(Bloomberg) -- Qualcomm Inc. is cutting about 280 jobs in its data-center chip unit, scaling back efforts to break into the server market to pare expenses and keep promises made to shareholders.
The company will eliminate 241 positions at its design center in Raleigh, North Carolina, and 43 in California, according to notices filed with those states. The total number of cuts, including those not covered by such notices, will represent a third to half of the server-chip unit’s employees, according to a person familiar with the process. The reduction comes on top of the previously announced elimination of about 1,500 workers across the company.
Qualcomm evaluated future opportunities for the data-center business, ultimately deciding that gaining ground in the broader market for server chips -- primarily competing with Intel Corp. -- would take too long. The division will now concentrate on providing chips to a couple of the largest operators of cloud-computing centers and Chinese customers such as Alibaba Group Holding Ltd., Tencent Holdings Ltd. and Baidu Inc. through a joint venture in that country. Qualcomm also held discussions with several possible investors and buyers for the unit, but decided to persevere with a revised strategy, President Cristiano Amon said.
“Qualcomm remains committed to data-center opportunities and is not divesting the assets,” Amon said on Thursday. “We are reducing our investments in the data-center business but remain committed to our China JV and to refocusing our R&D efforts for upcoming compute opportunities.”
Qualcomm’s narrowed ambitions represent a setback for broader industry efforts to secure a toehold for ARM Holdings Plc technology in the server market. Chipmakers have been trying for years to provide owners of large data centers – companies such as Alphabet Inc.’s Google and Amazon.com Inc.’s Amazon Web Services – with processors to run them. ARM’s chip technology dominates in smartphones, but hasn’t made much headway on Intel’s home turf of computing.
Prospective customers such as Microsoft Corp. had publicly touted their interest in using Qualcomm’s Centriq server chips in their data centers, as alternatives to Intel’s Xeon.
San Diego-based Qualcomm, the biggest maker of mobile-phone chips, was the largest company to publicly take aim at Intel’s 99 percent share of the $14 billion market for server processors. Intel’s stranglehold means that the majority of industry software is written for those chips. In addition to fielding chips that can compete, ARM-based technology providers need to make sure there’s enough code out there to do the computing work.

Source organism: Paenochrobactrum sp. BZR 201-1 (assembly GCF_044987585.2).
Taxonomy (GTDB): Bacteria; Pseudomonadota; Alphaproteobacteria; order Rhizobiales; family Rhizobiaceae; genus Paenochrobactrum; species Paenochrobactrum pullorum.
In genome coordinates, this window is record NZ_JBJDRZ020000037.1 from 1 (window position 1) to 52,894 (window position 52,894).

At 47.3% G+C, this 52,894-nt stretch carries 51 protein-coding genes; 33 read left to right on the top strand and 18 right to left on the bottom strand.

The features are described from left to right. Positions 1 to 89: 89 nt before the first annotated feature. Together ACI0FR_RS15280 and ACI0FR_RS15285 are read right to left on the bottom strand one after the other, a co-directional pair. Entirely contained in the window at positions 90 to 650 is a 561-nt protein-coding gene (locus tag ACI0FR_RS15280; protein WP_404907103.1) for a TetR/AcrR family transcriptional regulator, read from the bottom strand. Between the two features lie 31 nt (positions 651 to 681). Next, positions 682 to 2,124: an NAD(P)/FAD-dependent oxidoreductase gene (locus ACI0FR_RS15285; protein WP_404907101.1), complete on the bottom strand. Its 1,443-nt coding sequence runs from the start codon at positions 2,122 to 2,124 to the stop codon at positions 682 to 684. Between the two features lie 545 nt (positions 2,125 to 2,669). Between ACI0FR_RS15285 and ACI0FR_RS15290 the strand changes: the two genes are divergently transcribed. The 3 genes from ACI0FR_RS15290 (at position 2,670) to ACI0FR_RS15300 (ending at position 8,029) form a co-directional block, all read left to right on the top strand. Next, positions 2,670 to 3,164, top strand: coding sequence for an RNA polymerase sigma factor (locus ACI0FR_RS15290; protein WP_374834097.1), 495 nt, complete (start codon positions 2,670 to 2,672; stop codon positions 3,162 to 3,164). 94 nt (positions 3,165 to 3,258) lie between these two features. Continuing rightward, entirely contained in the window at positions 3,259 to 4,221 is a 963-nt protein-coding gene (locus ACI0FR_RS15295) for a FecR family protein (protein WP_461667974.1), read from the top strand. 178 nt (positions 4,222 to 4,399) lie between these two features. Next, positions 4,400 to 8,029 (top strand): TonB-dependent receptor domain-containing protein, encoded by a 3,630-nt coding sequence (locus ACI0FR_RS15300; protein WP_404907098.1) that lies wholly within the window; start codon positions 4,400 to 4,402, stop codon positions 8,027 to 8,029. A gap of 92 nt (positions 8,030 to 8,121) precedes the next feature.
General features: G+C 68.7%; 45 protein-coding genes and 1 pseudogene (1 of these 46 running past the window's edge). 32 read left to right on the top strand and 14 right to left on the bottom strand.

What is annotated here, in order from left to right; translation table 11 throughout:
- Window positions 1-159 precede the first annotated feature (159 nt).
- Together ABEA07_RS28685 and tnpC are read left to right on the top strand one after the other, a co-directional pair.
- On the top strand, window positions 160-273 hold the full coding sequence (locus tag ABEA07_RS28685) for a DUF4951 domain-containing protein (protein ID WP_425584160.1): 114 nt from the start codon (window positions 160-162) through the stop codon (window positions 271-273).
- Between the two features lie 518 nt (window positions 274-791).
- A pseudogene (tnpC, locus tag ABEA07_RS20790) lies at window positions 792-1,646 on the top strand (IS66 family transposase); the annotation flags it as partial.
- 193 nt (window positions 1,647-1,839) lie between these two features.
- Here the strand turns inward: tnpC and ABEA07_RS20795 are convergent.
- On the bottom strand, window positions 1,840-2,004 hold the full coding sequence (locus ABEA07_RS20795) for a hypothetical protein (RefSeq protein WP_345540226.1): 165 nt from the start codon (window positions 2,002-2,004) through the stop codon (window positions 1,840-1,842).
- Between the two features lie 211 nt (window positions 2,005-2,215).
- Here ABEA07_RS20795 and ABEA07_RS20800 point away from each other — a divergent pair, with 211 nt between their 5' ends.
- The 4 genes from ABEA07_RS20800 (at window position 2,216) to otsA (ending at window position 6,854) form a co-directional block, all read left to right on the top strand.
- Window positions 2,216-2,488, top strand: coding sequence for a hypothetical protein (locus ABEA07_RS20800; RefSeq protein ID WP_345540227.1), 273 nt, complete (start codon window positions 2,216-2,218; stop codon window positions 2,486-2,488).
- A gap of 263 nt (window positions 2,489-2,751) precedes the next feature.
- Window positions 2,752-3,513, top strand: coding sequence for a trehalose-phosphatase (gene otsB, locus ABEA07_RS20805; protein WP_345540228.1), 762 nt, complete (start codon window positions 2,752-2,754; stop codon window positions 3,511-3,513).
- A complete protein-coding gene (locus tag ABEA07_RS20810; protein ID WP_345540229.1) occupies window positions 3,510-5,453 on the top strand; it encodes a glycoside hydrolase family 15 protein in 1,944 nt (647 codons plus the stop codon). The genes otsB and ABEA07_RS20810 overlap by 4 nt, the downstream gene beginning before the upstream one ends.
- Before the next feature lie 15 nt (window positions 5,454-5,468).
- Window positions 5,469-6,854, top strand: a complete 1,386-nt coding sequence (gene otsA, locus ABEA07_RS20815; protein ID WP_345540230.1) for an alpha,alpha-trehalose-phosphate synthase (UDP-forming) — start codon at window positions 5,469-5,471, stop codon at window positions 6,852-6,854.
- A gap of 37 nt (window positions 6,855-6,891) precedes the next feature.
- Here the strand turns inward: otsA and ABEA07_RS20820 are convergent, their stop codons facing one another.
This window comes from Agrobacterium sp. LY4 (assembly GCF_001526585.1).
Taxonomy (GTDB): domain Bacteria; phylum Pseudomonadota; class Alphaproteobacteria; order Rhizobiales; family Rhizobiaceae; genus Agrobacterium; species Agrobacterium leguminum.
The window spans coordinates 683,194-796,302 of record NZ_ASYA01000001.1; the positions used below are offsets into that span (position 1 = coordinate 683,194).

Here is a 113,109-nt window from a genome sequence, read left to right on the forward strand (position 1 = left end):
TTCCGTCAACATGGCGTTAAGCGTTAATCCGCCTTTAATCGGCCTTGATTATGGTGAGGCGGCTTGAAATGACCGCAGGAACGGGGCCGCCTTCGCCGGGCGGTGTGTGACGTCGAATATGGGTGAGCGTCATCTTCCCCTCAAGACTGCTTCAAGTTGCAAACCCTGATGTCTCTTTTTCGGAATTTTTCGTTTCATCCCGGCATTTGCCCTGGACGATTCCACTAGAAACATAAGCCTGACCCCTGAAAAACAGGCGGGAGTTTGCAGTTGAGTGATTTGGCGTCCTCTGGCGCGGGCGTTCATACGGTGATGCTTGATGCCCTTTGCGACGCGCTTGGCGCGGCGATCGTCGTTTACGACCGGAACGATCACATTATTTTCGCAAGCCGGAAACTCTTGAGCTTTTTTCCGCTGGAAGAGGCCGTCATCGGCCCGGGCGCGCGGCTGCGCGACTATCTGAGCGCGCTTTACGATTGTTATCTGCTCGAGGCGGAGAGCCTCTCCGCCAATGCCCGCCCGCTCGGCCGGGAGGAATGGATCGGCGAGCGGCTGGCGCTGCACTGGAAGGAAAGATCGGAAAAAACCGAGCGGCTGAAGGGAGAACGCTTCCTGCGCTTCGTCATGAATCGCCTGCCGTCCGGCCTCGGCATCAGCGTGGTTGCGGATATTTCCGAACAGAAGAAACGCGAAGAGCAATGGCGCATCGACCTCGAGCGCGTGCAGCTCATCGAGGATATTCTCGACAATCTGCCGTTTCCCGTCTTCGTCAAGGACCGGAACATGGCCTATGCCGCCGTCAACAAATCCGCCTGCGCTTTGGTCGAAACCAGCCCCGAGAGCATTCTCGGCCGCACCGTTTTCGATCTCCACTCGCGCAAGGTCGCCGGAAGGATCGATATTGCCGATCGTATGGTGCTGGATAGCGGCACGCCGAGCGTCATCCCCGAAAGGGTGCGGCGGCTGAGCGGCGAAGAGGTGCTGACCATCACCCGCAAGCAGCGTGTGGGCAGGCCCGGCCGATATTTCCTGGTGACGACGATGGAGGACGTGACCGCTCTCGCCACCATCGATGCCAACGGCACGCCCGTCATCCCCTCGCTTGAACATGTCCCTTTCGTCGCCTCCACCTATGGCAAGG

Qualcomm said in January that it would slash $1 billion in expenses to bolster profit, a pledge made during its fight against a hostile takeover bid from rival Broadcom Inc. Qualcomm’s management team now must live up to that vow and work to solve other problems that have hampered revenue and profit growth. Annual sales have fallen every year since 2015 and are projected to decline 5 percent in fiscal 2018.
The company sees a future for its server efforts as higher-powered computing is added to cellular base stations. Those crucial parts of cellular networks will get chips that allow them to offer processing power to phones over wireless links. That capability will enable virtual reality and augmented reality in smartphones and offer an experience that’s comparable to those now only provided by personal computers, Amon said.
Servers, which crunch data in corporate networks and act as the backbone of the internet, are a much smaller market than phones and personal computers when measured by shipments. But the price that chipmakers are able to charge for each of the high-performance parts needed to run them makes the market attractive.
Qualcomm, which is awaiting approval from Chinese regulators for its acquisition of NXP Semiconductors NV, formed a joint venture in China under which it agreed to provide server designs that would be developed for the market there.
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